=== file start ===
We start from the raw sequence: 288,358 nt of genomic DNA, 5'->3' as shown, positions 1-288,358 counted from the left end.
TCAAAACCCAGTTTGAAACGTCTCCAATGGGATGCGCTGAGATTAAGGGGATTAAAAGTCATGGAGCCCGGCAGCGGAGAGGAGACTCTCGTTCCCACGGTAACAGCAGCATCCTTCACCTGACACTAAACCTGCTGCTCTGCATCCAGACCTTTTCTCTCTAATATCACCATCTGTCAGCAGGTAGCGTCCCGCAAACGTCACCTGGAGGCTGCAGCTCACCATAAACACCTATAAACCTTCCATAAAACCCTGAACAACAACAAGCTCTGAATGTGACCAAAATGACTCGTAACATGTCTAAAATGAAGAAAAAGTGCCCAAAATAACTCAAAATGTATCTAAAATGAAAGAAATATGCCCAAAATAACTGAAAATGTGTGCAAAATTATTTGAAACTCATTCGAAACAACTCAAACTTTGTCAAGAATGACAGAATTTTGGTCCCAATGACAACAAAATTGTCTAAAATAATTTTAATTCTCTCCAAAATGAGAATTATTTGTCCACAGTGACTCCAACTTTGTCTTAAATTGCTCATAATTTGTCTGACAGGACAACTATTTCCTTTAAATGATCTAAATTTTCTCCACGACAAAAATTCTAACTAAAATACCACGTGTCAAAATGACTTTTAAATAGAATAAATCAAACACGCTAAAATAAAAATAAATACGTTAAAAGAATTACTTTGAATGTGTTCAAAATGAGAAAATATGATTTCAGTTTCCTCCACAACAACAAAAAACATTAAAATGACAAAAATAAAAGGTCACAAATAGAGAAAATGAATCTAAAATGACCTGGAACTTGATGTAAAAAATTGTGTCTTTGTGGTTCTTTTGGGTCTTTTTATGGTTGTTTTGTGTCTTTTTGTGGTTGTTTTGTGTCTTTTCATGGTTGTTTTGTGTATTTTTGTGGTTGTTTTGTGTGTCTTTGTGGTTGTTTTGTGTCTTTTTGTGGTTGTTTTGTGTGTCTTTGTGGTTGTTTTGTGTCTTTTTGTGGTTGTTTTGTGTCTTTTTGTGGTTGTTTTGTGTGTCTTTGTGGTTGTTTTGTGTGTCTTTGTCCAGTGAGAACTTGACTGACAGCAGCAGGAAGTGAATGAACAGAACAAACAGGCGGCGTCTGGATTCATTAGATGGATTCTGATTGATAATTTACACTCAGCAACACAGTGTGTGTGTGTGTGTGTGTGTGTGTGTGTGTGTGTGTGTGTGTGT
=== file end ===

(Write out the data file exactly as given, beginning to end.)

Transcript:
We start from the raw sequence: 288,358 nt of genomic DNA, 5'->3' as shown, positions 1-288,358 counted from the left end.
TCAAAACCCAGTTTGAAACGTCTCCAATGGGATGCGCTGAGATTAAGGGGATTAAAAGTCATGGAGCCCGGCAGCGGAGAGGAGACTCTCGTTCCCACGGTAACAGCAGCATCCTTCACCTGACACTAAACCTGCTGCTCTGCATCCAGACCTTTTCTCTCTAATATCACCATCTGTCAGCAGGTAGCGTCCCGCAAACGTCACCTGGAGGCTGCAGCTCACCATAAACACCTATAAACCTTCCATAAAACCCTGAACAACAACAAGCTCTGAATGTGACCAAAATGACTCGTAACATGTCTAAAATGAAGAAAAAGTGCCCAAAATAACTCAAAATGTATCTAAAATGAAAGAAATATGCCCAAAATAACTGAAAATGTGTGCAAAATTATTTGAAACTCATTCGAAACAACTCAAACTTTGTCAAGAATGACAGAATTTTGGTCCCAATGACAACAAAATTGTCTAAAATAATTTTAATTCTCTCCAAAATGAGAATTATTTGTCCACAGTGACTCCAACTTTGTCTTAAATTGCTCATAATTTGTCTGACAGGACAACTATTTCCTTTAAATGATCTAAATTTTCTCCACGACAAAAATTCTAACTAAAATACCACGTGTCAAAATGACTTTTAAATAGAATAAATCAAACACGCTAAAATAAAAATAAATACGTTAAAAGAATTACTTTGAATGTGTTCAAAATGAGAAAATATGATTTCAGTTTCCTCCACAACAACAAAAAACATTAAAATGACAAAAATAAAAGGTCACAAATAGAGAAAATGAATCTAAAATGACCTGGAACTTGATGTAAAAAATTGTGTCTTTGTGGTTCTTTTGGGTCTTTTTATGGTTGTTTTGTGTCTTTTTGTGGTTGTTTTGTGTCTTTTCATGGTTGTTTTGTGTATTTTTGTGGTTGTTTTGTGTGTCTTTGTGGTTGTTTTGTGTCTTTTTGTGGTTGTTTTGTGTGTCTTTGTGGTTGTTTTGTGTCTTTTTGTGGTTGTTTTGTGTCTTTTTGTGGTTGTTTTGTGTGTCTTTGTGGTTGTTTTGTGTGTCTTTGTCCAGTGAGAACTTGACTGACAGCAGCAGGAAGTGAATGAACAGAACAAACAGGCGGCGTCTGGATTCATTAGATGGATTCTGATTGATAATTTACACTCAGCAACACAGTGTGTGTGTGTGTGTGTGTGTGTGTGTGTGTGTGTGTGTGTGTGT